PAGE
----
The Age of Hate: Andrew Johnson and the Radicals

By George Fort Milton | Go to book overview

XXII. PREPARING FOR THE TRIAL

" BEN WADE will be President in a fortnight from today." While Andrew Johnson would be allowed several days to prepare his defense, "the trial, once begun, will be speedily ended." Such were the hopeful words of the Independent's Washington correspondent at the outset, and such was the full expectation of the Radicals. When the Senate was debating its resolution of February 21, the hitherto Radical Fessenden warned his colleagues that they were proposing "a very unwise resolution," an open bid to the House to impeach, refused to vote for it, and wrote home that his friends were "acting like fools, and hurrying us to destruction."1

The haste of the impeaching members, both in House and Senate, was in line with Fessenden's words. On February 25, immediately after Stevens and Bingham had given notice of the impeachment, the Senate appointed a committee of seven to draft rules for the trial. On February 26, Senators Howard and Edmunds, two Radical members of this committee, called on Chief Justice Chase to inform him that their committee was preparing rules for the procedure of the trial, and invited suggestions from him; indeed, they would be pleased to have him attend their sessions. They also asked Chase if he considered that he had a right to vote in the Senate court about to be organized. He said he had not thought much about it, but supposed that he would be a member of the court and as such would have a right to vote although, as he was replacing the Vice President in ordinary impeachment trials, his vote might be limited to deciding a tie. The two Radicals let him know that they denied his right to vote in any case.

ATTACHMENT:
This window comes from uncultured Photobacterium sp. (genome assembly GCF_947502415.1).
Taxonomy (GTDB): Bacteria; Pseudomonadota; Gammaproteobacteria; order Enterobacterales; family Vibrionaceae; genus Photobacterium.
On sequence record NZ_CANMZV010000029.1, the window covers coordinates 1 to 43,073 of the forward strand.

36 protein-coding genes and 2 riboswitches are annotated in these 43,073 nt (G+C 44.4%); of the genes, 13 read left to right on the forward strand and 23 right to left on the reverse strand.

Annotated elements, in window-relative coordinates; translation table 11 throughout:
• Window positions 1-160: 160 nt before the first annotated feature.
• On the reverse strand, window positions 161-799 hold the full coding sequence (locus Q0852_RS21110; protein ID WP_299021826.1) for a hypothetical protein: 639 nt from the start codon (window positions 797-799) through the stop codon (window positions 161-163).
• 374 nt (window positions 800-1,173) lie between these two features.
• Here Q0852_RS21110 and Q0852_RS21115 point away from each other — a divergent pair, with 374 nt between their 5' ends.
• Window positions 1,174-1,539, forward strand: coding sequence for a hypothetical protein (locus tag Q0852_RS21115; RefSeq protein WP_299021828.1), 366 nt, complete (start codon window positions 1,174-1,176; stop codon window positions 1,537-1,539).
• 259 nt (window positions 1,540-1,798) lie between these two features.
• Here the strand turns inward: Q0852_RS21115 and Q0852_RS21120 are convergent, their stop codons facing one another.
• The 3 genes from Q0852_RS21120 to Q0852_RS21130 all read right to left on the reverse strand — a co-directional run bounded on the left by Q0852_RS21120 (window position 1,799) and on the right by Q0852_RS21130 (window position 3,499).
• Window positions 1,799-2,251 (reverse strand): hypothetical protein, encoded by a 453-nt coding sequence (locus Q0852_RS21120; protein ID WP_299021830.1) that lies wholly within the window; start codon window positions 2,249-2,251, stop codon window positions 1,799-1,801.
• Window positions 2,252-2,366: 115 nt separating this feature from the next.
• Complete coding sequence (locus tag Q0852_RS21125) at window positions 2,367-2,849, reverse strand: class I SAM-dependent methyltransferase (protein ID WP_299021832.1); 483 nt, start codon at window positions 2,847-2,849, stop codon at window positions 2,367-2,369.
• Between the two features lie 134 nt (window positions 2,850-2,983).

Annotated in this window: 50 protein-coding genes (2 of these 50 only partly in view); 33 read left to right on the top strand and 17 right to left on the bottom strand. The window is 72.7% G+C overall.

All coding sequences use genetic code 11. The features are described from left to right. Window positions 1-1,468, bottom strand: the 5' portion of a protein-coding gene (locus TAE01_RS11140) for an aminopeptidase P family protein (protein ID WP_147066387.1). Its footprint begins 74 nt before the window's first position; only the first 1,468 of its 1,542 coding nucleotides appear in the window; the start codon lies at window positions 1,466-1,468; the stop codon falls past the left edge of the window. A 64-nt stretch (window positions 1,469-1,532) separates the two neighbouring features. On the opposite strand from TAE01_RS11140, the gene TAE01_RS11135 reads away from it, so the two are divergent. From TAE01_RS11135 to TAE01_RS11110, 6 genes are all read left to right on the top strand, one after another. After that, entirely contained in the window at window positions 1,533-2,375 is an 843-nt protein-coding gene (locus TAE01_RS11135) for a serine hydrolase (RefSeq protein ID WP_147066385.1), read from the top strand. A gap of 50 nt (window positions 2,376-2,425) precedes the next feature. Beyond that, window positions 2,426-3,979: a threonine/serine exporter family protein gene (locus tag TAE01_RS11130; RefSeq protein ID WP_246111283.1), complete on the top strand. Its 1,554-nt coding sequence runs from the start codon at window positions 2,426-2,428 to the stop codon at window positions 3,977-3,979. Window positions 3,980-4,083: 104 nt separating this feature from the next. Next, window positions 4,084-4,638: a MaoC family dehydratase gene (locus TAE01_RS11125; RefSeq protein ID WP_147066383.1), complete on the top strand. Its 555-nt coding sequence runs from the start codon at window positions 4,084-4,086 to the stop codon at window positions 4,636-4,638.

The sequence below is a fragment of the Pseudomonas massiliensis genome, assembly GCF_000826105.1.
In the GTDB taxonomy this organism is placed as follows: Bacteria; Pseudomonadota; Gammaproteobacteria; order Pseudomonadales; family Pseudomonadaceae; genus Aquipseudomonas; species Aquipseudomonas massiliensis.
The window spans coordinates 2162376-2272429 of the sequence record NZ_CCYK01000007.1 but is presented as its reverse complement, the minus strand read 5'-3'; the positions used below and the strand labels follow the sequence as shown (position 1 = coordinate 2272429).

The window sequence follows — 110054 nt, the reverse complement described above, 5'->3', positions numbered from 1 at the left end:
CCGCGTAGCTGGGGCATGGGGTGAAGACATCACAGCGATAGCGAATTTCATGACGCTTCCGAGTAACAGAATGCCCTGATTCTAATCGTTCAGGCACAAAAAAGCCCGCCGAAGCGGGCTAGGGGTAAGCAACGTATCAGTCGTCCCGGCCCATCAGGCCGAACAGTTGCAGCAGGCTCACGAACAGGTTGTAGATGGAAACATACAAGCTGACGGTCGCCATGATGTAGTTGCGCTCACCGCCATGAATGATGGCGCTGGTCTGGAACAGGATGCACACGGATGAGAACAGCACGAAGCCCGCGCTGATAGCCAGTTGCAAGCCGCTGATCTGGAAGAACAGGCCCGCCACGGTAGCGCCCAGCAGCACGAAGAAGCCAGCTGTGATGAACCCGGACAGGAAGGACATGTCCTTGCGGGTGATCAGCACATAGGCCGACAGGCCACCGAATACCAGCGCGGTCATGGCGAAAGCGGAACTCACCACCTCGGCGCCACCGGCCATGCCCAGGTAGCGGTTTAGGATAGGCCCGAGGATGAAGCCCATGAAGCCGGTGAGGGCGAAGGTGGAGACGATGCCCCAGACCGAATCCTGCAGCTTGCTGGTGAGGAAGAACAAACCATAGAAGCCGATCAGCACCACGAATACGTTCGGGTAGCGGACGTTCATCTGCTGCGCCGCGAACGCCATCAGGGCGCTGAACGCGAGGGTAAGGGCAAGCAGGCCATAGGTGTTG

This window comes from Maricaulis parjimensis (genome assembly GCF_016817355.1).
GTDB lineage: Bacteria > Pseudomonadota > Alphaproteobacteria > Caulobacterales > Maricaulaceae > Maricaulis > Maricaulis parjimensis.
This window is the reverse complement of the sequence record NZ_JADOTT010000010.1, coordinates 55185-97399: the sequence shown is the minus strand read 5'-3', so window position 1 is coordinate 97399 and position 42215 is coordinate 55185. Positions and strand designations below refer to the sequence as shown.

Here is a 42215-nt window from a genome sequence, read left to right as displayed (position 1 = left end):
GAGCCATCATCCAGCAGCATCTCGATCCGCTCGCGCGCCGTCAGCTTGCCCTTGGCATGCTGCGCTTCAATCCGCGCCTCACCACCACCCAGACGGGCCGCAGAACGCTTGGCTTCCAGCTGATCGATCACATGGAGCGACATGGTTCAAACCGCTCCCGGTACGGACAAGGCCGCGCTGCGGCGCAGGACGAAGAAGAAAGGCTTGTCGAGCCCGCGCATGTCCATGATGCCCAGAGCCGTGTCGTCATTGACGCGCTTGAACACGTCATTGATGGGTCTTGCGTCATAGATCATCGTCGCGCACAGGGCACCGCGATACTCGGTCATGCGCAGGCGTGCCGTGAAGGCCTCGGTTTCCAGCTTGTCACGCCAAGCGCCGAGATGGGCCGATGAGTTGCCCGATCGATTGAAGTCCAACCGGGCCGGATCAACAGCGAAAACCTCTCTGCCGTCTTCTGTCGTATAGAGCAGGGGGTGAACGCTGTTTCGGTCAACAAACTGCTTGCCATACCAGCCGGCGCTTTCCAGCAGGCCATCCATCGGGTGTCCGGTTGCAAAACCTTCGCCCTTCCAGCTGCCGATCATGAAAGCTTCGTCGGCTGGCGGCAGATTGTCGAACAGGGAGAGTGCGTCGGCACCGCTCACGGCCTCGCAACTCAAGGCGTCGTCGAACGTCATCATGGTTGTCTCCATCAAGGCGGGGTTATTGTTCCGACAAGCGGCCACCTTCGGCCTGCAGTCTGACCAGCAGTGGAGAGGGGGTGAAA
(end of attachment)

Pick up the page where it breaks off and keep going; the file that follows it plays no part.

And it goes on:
After carefully examining impeachment precedents, the Chief Justice formed the definite opinion that, until the Senate should be organized as a court of impeachment, it had no right to take any action relative thereto other than to receive the notice from the House. On the 27th he wrote Howard this conclusion, but received no response.2 The Senate majority pressed forward, determined to expedite the proceedings. Overriding the objections of the Democrats, they prepared and adopted twenty-five rules to govern all possible crises of pro

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The Age of Hate: Andrew Johnson and the Radicals
Table of contents

Table of contents

  • Title Page iii
  • Contents vii
  • Illustrations viii
  • Acknowledgment ix
  • I. War-Time Washington 1
  • Ii. Plot and Counterplot 16
  • III- the National Union Convention 37
  • Iv. the Bound Boy of Raleigh 59
  • V. the Tailor-Politician 74
  • Vt. "In the Furnace of Treason" 98
  • Vii. on the Ticket with Lincoln 120
  • Ix. President Andrew Johnson 160
  • X. the Trial of Mrs. Surratt 190
  • Xi. the Lull Before the Storm 213
  • Xii. Charles Sumner Declares War 236
  • Xiii. the Triumph of Caliban 262
  • Xiv. Victory at Any Price 293
  • Xv. a Marplot in the Cabinet 320
  • Xvi. the Swing Around the Circle 344
  • Xvii. Bayonet Rule by Act Of Congress 370
  • Xix. Johnson Crosses the Rubicon 426
  • Xx. General Grant Breaks His Word 457
  • Xxi. the Impeachment of The President 486
  • Xxii. Preparing for the Trial 515
  • Xxiii. Impartial Court Or Political Inquest? 541
  • Xxiv. Sound and Fury 566
  • Xxvii. Last Months in the White House 633
  • Xviii. the Tennessee Epilogue 654
  • Appendix - Authorities Consulted and Cited In This Volume 677
  • Notes 685
  • Index 755
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